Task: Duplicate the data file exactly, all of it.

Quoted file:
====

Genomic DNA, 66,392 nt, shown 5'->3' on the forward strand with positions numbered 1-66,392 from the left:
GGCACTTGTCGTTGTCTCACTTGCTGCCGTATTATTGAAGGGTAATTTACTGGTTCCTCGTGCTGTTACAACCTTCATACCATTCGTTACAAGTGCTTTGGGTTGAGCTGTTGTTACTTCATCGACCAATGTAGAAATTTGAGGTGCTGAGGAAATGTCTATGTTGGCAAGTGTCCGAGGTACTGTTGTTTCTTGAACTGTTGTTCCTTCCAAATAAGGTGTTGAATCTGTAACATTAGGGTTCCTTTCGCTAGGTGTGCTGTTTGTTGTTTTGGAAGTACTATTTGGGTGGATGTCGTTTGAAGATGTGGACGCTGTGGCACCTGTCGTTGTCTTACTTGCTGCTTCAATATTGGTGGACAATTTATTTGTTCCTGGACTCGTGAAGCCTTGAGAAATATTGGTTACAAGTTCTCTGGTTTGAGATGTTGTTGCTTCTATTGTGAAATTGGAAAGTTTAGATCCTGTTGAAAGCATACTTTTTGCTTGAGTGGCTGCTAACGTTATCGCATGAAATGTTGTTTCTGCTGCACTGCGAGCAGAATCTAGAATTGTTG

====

Genomic DNA, 66,392 nt, shown 5'->3' on the forward strand with positions numbered 1-66,392 from the left:
GGCACTTGTCGTTGTCTCACTTGCTGCCGTATTATTGAAGGGTAATTTACTGGTTCCTCGTGCTGTTACAACCTTCATACCATTCGTTACAAGTGCTTTGGGTTGAGCTGTTGTTACTTCATCGACCAATGTAGAAATTTGAGGTGCTGAGGAAATGTCTATGTTGGCAAGTGTCCGAGGTACTGTTGTTTCTTGAACTGTTGTTCCTTCCAAATAAGGTGTTGAATCTGTAACATTAGGGTTCCTTTCGCTAGGTGTGCTGTTTGTTGTTTTGGAAGTACTATTTGGGTGGATGTCGTTTGAAGATGTGGACGCTGTGGCACCTGTCGTTGTCTTACTTGCTGCTTCAATATTGGTGGACAATTTATTTGTTCCTGGACTCGTGAAGCCTTGAGAAATATTGGTTACAAGTTCTCTGGTTTGAGATGTTGTTGCTTCTATTGTGAAATTGGAAAGTTTAGATCCTGTTGAAAGCATACTTTTTGCTTGAGTGGCTGCTAACGTTATCGCATGAAATGTTGTTTCTGCTGCACTGCGAGCAGAATCTAGAATTGTTG